University of Iowa Health Care

Ophthalmology and Visual Sciences

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White-eyed blowout fracture:

17-year-old male with diplopia, pain with eye movement, nausea and vomiting after blunt trauma to the left eye

Jordan Rixen, M.D., Conley Call, M.D., Keith Carter, M.D.

January 11, 2012

Chief Complaint: Diplopia, pain with eye movement, nausea and vomiting

History of Present Illness: The patient was a 17-year-old male who was involved in a physical altercation that resulted in a closed fist blow to the left side of his face. He immediately noted double vision with both eyes open. Subsequently, he experienced significant pain when attempting to look up and had associated nausea and vomiting.

OCULAR EXAMINATION

Best Corrected Visual Acuity (BCVA): Right eye (OD): 20/20, Left eye (OS): 20/20

Intraocular pressure (IOP): OD: 20 mmHg, OS: 19 mmHg

Pupils: no RAPD, both eyes (OU)

Visual Fields: Full to confrontation, OU

Hertel Exophthalmometry: Base 104 mm; right eye (OD): 19 mm, left eye (OS) 16 mm

External Exam: minimal periorbital edema, no ecchymosis

Slit lamp exam (OS): few scattered, small sub-conjunctival hemorrhages OS, otherwise normal OU

Ocular motility: Left hypotropia in primary gaze. OD: full motility, OS: Significantly reduced supraduction and pain when looking up (see figure 1). Patient became nauseated during the ocular motility testing. Restriction on forced supraduction OS compared with OD

Dilated fundus exam: normal OU

Maxillofacial computed tomography (CT): (see figure 2)

Figure 1: External video of extraocular eye movements demonstrating marked supraduction deficit OS.

Figure 2: Maxillofacial computed tomography (CT): left inferior orbital floor fracture with entrapment of intraorbital fat and left inferior rectus muscle. Figure 2a shows an anterior portion of the orbital floor fracture that involves inferior rectus entrapment (arrow). Figure 2b shows a more posterior aspect of the orbital floor fracture with the inferior rectus muscle body completely herniated within the maxillary sinus (arrow)
Figure 2a shows an anterior portion of the orbital floor fracture that involves inferior rectus entrapment Figure 2b shows a more posterior aspect of the orbital floor fracture with the inferior rectus muscle body completely herniated within the maxillary sinus
2a 2b

Course

Based on history, clinical exam and CT imaging, the patient was diagnosed with a left orbital floor fracture with entrapment. He was taken to the operating room for surgical repair within 8 hours of presentation. Forced ductions showed marked limitation to elevation of the left eye. A transconjunctival approach was used to expose the inferior orbital wall fracture and entrapment of the inferior rectus was confirmed. The entrapped orbital tissues were released. Subsequent forced ductions were normal. A 0.4mm Supramid implant was used to cover the floor defect and secured with titanium screws along the inferior orbital rim. At the one week follow-up visit, the patient was noted to have 6 prism diopters of left hypertropia, mild diplopia in all gaze directions and mild deficits in up and down gaze of the left eye (see figure 3). At the one month follow-up visit, the patient was noted to have 20/15 visual acuity, no diplopia, full extraocular movements and no enophthalmos.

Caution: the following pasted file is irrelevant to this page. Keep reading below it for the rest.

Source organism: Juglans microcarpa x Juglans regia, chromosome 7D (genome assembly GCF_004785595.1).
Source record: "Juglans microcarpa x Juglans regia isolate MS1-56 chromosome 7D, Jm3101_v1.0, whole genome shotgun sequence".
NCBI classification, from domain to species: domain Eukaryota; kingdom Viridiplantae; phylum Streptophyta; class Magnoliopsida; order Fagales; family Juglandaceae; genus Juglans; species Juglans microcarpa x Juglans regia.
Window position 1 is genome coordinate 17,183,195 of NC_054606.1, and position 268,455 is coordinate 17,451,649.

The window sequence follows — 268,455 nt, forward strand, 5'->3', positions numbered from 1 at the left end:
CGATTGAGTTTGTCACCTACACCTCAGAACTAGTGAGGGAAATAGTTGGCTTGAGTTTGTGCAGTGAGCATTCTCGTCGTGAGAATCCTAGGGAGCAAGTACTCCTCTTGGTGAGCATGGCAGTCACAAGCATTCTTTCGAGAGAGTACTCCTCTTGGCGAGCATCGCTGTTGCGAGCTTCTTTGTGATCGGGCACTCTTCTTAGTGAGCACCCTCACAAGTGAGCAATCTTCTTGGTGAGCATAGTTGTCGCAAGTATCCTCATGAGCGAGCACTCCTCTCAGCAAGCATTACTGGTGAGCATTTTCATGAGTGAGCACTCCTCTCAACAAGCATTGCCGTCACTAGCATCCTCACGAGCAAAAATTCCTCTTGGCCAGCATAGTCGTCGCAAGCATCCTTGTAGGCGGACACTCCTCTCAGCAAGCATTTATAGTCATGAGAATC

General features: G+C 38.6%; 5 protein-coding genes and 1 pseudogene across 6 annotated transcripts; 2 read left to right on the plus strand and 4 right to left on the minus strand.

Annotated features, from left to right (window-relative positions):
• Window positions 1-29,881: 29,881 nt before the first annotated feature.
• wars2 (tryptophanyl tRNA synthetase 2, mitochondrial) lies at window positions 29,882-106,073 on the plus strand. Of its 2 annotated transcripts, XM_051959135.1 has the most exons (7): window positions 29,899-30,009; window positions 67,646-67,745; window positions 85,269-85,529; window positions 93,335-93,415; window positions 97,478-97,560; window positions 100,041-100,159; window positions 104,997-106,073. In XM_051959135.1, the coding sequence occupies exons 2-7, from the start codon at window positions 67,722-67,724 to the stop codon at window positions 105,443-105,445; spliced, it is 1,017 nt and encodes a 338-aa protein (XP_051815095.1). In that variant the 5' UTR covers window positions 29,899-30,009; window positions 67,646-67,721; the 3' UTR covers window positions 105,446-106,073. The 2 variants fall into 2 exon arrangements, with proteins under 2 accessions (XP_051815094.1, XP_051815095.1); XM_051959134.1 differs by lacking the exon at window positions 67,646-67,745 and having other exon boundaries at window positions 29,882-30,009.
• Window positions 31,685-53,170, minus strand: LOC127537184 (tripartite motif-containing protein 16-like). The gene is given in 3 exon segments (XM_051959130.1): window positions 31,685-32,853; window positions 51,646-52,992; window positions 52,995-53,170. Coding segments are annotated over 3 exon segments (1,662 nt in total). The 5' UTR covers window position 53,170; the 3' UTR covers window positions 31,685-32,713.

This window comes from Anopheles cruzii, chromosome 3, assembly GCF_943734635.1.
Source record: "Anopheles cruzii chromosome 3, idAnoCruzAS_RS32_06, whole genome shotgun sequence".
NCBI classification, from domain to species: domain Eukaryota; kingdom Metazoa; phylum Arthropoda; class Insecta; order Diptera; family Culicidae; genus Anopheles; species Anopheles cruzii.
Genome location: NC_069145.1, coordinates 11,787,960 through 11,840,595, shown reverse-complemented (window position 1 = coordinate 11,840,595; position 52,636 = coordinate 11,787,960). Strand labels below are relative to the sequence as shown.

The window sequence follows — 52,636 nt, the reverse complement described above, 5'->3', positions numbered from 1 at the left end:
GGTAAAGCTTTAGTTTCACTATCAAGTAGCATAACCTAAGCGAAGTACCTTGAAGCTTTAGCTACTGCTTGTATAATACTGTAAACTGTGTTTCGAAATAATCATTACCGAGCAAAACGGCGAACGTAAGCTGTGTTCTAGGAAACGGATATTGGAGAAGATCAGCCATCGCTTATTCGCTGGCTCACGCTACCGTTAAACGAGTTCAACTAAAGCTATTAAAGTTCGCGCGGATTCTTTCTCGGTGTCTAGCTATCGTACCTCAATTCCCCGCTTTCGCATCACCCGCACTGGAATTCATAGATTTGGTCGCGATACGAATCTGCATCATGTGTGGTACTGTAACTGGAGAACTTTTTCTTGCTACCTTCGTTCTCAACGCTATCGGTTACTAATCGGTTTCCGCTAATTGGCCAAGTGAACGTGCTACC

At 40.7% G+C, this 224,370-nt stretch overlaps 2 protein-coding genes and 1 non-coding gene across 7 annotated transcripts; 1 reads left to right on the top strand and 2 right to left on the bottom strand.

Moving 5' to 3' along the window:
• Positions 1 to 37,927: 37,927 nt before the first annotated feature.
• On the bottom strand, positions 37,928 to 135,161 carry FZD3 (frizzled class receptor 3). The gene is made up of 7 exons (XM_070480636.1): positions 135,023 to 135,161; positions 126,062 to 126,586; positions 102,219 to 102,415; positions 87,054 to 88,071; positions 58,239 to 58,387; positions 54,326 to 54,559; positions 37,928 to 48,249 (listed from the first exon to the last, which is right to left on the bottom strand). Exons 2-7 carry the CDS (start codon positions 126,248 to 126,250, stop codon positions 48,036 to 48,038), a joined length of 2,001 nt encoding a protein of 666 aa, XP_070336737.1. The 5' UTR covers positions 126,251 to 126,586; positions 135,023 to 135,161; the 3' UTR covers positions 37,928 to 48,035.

Figure 3: External photographs of extraocular eye movements one week after surgical repair. There are mild residual upgaze and downgaze deficits but marked improvement compared with preoperative motility. Motility deficits completely resolved one month after the surgical repair.
  Upgaze  
Right Gaze Primary Gaze Left Gaze
  Down Gaze  

DISCUSSION

Orbital blowout fractures are caused by hydraulic mechanisms transmitting force through orbital soft tissue into the orbital walls, direct buckling mechanisms as the result of deformation of the bony orbital rim, or a combination of the two (1). In adults and children, the medial and inferior orbital walls are the most vulnerable to fracture (2-4) due to their thin bone structure.

Signs and symptoms of orbital floor fractures include orbital pain, enophthalmos, hypesthesia in the V2 distribution (due to damage to the infraorbital nerve) and vertical diplopia. Associated signs may include eyelid ecchymosis, subcutaneous emphysema, ptosis, pupillary dilation, and epistaxis (5).

Exam and workup should be modified to detect the common sequelae mentioned above. Visual acuity and pupils should be checked. If there is a relative afferent pupillary defect, this may indicate a traumatic optic neuropathy. Intraocular pressure can raise or lower suspicion for a retrobulbar hemorrhage causing an orbital compartment syndrome. Hertel exophthalmometry is used to quantify the presence of exophthalmos or enophthalmos. It is extremely important to ask about diplopia and perform careful assessment of extraocular motility and forced ductions (if necessary) to detect orbital tissue entrapment or extraocular muscle paralysis. Slit-lamp examination is used to diagnose co-morbidities of ocular trauma including corneal abrasion, hyphema, traumatic iritis, iridodialysis, iris sphincter tears, lens dislocation, cataract, vitreous hemorrhage, or a ruptured globe. Finally, fundus examination is used to diagnose retinal tears, detachment or commotio retinae (5).